On the evening of May 28, the graduates will be clad in their finest attire. Alongside the clicking of cameras and the whirring of video recorders, the 2011 graduating class will receive well wishes from all those in attendance.
Nestled in among tears of joy will be the graduates’ expressions of gratitude to their parents and teachers.
As is customary on these momentous occasions, a guest speaker will be called upon to bring some words of wisdom to the graduates. He or she will no doubt extol the value of using their Grade 12 diploma as a springboard to higher academic achievement in a chosen post-secondary institution.
Maybe equally as predictable, the guest speaker will speak to the power of having a dream, and pursuing that dream with a passion-driven plan.
Recently, I was reading another teacher’s comments (on her blog – ‘The Dream Teacher’) about graduation time. Apparently, she had given a speech at her nephew’s graduation in the U.S. encouraging the students to follow the advice of recording artists Tim McGraw – ‘live like you’re dying’, and Leann Womack – ‘I hope you dance’.
However, the gist of her talk centered on three words: “Don’t get comfortable.”
She qualified that statement by telling the class to be risk-takers in an innovative and creative way, and to not let complacency rule their life.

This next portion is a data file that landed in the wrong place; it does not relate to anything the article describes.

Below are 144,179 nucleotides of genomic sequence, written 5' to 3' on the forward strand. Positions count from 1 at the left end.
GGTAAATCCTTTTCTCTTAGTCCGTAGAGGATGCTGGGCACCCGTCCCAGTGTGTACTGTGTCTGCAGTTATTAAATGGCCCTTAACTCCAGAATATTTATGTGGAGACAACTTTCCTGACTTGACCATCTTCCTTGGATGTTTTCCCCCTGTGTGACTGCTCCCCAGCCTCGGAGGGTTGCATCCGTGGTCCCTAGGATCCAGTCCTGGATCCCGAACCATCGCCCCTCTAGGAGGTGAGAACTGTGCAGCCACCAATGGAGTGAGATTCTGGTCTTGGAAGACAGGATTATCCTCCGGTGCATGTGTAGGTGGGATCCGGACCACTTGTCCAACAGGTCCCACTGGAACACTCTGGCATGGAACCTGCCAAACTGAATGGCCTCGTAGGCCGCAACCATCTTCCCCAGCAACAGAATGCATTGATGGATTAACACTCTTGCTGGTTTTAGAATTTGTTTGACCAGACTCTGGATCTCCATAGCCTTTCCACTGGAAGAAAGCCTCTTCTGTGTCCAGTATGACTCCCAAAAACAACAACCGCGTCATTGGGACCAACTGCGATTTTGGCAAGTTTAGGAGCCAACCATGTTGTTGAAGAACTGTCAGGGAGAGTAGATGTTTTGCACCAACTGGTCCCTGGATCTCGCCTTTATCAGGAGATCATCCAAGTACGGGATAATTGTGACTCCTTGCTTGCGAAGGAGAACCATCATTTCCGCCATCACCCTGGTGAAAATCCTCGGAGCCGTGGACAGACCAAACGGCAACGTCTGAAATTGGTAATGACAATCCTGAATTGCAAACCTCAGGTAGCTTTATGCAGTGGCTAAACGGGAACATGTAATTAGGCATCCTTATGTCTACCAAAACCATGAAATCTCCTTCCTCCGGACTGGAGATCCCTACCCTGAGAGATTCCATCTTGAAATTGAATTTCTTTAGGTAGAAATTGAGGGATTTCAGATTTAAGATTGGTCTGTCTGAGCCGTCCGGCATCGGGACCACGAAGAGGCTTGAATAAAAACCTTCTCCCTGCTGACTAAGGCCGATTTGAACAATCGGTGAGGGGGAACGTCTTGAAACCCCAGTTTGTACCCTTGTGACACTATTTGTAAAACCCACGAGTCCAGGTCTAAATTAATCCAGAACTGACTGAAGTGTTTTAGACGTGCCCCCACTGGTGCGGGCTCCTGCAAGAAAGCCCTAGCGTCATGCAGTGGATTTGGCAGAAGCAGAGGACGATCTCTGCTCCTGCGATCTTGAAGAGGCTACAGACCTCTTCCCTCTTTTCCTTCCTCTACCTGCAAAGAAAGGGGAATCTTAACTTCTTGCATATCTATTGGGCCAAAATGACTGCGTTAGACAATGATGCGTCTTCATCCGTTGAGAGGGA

I’m sure we could all agree with this blogger’s uplifting remarks. But, with all due respect, I would like to offer a different perspective on her terminology – don’t get comfortable.
"You must live in the present, launch yourself on every wave, find your eternity in each moment." - – Henry David Thoreau
While I agree with the supporting statements she made about those three words, I would like to suggest a different (but complementary I would think) approach.
I believe this year’s graduates should ‘get comfortable’. By that I mean, get comfortable with:
- Having a spiritual focus at the core of their being.
- Harboring a deep respect for the wisdom of their elders.
- Continuing the quest for self-awareness through a regular practice of reading great literature.
Living the tenets of the four agreements of author Don Miguel Ruiz: be impeccable with your word, don’t take anything personally, don’t make assumptions and always do your best.
As they embark on the next leg of their life’s journey, this year’s graduates will find themselves in a world filled with incredible opportunities. But, couched in those opportunities, there lies an abiding need.
The world of today yearns for men and women who will use their skills to be ‘difference makers’ – to find peaceful solutions for resolving global inequities.
I believe those solutions can be found if today’s youth strive toward the challenge put forth by Albert Einstein: “Try not to become a person of success, but try to become a person of value.”